Guillermo del Toro’s films deal with monsters that are both literal and figurative. While the filmmaker certainly uses supernatural and fantasy creatures to comment on the all-too-human evils of average people, his movies utilize a clear externalization of the monstrous, as literal creatures contrast visually and thematically with human sins. Nightmare Alley, del Toro’s latest picture, is the first to eschew the explicitly supernatural — there are no ghosts, vampires, fauns or demons present. In the past, such creatures could take the onus off of grounded, real-world atrocities; in Nightmare Alley, the crimes are brutally laid bare. That’s because, for the most part, this isn’t a film about obvious external crimes but internal, spiritual ones. While the movie is clearly made by the same stylist director behind such films as The Devil’s Backbone (2001) and The Shape of Water (2017), it never allows for the easy safety of genre escapism, wallowing instead in the bleak, grimy pool of film noir.
Nightmare Alley is an adaptation of the 1946 novel of the same name by William Lindsay Gresham, and by extension a loose remake of the 1947 film adaptation directed by Edmund Goulding. At first glance, it isn’t clear why del Toro would wish to remake a highly regarded noir, however loosely. Yet the 1947 film, while remaining faithful to Gresham’s novel in spirit, was hobbled by the Production Code and studio meddling of the time — much of the more violent, lurid and explicitly sexual content of the novel couldn’t be included in that film, and 20th Century Fox head Darryl Zanuck refused to let a matinee idol like Tyrone Power star in the movie without it containing a redemptive ending. The 1947 Nightmare Alley, in other words, is a respected classic because of its clever subversions and subtexts, the film deftly sidestepping a series of imposed restrictions. Del Toro, co-writer Kim Morgan and the rest of the crew and cast of the 2021 film have no such restrictions, and are thus able to make their Nightmare Alley blisteringly uncompromised. In this way, the film becomes the best type of remake — one that doesn’t merely rehash material but rather builds upon what’s come before and surpasses it, acting less like a remake and more like a spiritual sequel.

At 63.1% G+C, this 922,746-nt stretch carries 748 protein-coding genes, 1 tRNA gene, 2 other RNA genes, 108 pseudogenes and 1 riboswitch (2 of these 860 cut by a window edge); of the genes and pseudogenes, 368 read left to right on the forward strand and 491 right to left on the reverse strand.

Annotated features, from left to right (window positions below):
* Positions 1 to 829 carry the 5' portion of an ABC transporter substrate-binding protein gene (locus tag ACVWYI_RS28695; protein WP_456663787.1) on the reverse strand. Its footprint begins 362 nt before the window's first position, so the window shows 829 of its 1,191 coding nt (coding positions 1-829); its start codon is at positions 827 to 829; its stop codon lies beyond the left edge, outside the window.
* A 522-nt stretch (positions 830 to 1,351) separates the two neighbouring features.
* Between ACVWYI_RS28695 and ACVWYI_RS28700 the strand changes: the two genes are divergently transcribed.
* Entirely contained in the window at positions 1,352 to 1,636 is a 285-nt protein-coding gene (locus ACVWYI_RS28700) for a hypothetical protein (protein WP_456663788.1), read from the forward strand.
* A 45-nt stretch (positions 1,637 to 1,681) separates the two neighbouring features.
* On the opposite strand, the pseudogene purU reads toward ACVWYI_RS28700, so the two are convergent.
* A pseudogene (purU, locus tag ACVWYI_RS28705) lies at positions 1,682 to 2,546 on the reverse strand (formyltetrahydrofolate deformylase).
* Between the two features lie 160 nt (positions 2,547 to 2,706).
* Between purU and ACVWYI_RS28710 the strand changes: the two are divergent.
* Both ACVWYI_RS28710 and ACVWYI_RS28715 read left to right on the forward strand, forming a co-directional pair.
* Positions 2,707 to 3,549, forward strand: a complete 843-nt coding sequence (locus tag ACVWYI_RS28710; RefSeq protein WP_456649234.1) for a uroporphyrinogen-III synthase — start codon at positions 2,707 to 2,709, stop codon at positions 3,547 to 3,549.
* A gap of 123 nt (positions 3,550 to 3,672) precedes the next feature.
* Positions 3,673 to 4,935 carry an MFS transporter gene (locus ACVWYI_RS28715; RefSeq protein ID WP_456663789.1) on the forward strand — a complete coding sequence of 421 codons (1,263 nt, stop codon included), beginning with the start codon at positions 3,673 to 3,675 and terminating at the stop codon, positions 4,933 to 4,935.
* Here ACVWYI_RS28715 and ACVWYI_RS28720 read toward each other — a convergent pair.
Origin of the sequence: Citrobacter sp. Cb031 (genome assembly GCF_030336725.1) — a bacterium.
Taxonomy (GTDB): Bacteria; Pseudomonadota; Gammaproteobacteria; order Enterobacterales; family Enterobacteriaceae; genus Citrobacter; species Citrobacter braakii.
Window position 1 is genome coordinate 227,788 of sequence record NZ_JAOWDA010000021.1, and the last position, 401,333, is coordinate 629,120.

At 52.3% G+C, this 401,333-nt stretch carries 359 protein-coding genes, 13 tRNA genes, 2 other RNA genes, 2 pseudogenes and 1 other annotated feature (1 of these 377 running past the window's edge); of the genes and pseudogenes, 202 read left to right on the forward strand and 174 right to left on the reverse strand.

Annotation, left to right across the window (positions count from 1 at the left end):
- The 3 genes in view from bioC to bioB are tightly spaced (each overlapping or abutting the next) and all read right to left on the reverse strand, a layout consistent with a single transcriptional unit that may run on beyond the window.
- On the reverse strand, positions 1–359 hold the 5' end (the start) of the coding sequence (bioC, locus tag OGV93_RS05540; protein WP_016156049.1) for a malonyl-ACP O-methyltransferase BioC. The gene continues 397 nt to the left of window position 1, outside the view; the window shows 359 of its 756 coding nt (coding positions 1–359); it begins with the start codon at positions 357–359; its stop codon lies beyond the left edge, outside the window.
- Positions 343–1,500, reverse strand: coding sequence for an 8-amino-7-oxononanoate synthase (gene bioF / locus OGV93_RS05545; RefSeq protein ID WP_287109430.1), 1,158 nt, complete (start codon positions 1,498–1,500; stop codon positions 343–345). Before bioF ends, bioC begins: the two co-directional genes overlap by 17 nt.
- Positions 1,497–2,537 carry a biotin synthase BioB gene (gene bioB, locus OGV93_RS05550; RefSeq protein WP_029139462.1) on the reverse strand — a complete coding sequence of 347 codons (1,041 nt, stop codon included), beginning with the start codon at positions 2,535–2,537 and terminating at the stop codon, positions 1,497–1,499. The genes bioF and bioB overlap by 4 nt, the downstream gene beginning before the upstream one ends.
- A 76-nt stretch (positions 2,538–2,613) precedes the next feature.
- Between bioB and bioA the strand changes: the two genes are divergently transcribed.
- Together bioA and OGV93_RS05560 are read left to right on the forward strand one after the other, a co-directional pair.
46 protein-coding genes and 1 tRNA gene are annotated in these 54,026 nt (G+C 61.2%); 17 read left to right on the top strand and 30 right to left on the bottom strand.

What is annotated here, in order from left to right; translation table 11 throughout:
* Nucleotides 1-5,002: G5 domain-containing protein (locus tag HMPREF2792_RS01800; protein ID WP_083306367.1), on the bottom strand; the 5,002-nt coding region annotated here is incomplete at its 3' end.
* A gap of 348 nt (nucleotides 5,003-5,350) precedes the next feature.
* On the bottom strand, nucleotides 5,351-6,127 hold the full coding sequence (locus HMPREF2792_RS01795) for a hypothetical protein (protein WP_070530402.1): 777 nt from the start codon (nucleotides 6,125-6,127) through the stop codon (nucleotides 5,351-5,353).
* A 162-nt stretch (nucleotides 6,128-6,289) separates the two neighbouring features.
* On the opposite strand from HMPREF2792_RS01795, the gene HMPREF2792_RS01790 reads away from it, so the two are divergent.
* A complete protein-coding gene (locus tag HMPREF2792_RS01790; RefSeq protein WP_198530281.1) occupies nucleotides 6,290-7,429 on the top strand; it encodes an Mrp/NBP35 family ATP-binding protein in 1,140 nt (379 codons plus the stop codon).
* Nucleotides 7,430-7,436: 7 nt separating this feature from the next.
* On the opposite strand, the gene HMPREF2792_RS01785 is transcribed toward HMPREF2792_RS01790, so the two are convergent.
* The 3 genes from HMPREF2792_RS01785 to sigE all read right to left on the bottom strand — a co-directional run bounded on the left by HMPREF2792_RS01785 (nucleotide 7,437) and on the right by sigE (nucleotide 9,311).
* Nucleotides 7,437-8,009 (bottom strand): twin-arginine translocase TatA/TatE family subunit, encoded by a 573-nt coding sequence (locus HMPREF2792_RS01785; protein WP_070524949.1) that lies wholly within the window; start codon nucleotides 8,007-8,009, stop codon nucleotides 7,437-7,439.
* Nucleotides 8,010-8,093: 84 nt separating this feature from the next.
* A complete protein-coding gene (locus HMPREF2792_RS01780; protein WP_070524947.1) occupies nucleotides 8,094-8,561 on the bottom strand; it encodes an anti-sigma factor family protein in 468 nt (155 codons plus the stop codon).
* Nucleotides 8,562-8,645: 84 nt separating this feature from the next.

The 1947 Nightmare Alley is steeped in ambiguity (making it easier to fool the censors), whereas del Toro’s Nightmare Alley plays like a slow, steady descent into spiritual and moral Hell. Right from the opening shot, Stanton Carlisle (Bradley Cooper) is up to no good, dragging a dead body around and burning it up inside an isolated house. He drifts until he ends up at a remote carnival, where he’s roped into doing odd jobs for some pay and food. Seduced by the seedy underbelly of carny life as he gets a glimpse behind the scenes of how rubes are taken for their money, Stanton becomes the apprentice to the mystic Zeena (Toni Collette) and her alcoholic husband, Pete (David Straithairn). Both teach him the ways of manipulating an audience (while pointing out how Stan has a natural talent for it), and Pete even goes so far as to share an intricate code for how two people can communicate with each other during a show, creating the illusion of telepathy and mentalism. When Pete dies under ambiguously accidental circumstances, Stan seduces the open-hearted Molly (Rooney Mara) to run away with him and start their own act in upper class venues. Once their mentalism show is the talk of the town in 1941 Chicago, Stan meets the enigmatic Dr. Lilith Ritter (Cate Blanchett), a psychiatrist who records her sessions with patients, providing Stan with a way to learn about her rich clientele’s deepest secrets. Stan and Lilith make a pact to fleece some wealthy and powerful men out of their money with a “spook show” routine, where Stan will pretend to have insight into their lives and their recently departed loved ones. At least, that’s the initial plan, before things begin to unravel in true noir tradition.